New Boots and Panties

23 Jul

New Boots

From 1977,  the breakthrough album of the remarkable and singular talent of Ian Dury. This album was chosen by me to mark the opening of an exhibition of Mr Dury’s artwork at the Royal College of Art where he was once a student.

After having studied and taught art, Ian Dury switched, at a relatively mature age to music and, prior to this release, was part of a band called Kilburn and the High Roads (named after Kilburn High Road in north west London – and confusingly, there was another similarly-named band called Hatfield and the North). I only came upon him with this release (on the wonderful Stiff Records).

It’s a great collection although not one I shared with my parents at the time! Although ‘Parental Advisory’ stickers are a bit lame outside rap music, in 1977 there was a certain breathtaking chutzpah about someone who could start a track (Plaitstow Patricia) with six profanities and a conjunction! The songs are wordy and witty, the music (even though not the Blockheads) strong and the overall vibe is cheeky, provocative and fun. Ian Dury was never part of the punk rock scene but punk would never have happened without the other, slightly older, artists who were part of the pub-rock live scene at the time (I’m thinking of Nick Lowe, Costello, Ducks Deluxe, Dr Feelgood). It was bands like these (along with Bees Make Honey, Brewers’ Droop and Sassafras) that were the bedrock of the English live music scene before punk errupted against the excesses of progrock and the stadium bands.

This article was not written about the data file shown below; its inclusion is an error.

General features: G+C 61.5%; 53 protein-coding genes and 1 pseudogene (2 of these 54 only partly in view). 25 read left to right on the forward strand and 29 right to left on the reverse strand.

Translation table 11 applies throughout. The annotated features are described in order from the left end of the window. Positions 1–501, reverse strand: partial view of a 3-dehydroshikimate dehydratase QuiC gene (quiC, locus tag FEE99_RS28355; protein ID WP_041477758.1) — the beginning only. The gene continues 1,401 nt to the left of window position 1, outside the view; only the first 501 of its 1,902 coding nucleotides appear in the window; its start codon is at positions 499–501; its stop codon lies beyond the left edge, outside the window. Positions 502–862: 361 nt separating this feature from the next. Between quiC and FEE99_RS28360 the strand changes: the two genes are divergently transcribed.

The tracks which have really lasted are the opener (Wake Up and Make Love With Me) and the side one close (Billericay Dickie which namechecks Essex towns brilliantly 35 years before TOWIE). (I always consider East Londoner Billy Bragg’s re-write of Route 66 as A13, Trunk Road to the Sea as being part of the same tradition!).

My own favourites though are the more reflective and poignant My Old Man and the homage to an earlier genration of rockers: Sweet Gene Vincent.

That Ian Dury died at the age of 57 was a loss not only to his family and friends but to everyone. He went on to try his hand at drama (Apples) but even though there are two further Ian Dury tracks that I love but don’t own (Hit Me With Your Rhythm Stick and the in-your-face Spasticus Autisticus [performed at the Olympics closing ceremony] this is the quintessential Ian Dury album.


One Response to “New Boots and Panties”

  1. simon2013 July 24, 2013 at 8:20 am #

    Thanks – I haven’t heard this for years – I remember the shock – I must find a copy and have a listen – was lucky enough to see them live a long time ago – 9 Dec 1977 – to be precise.

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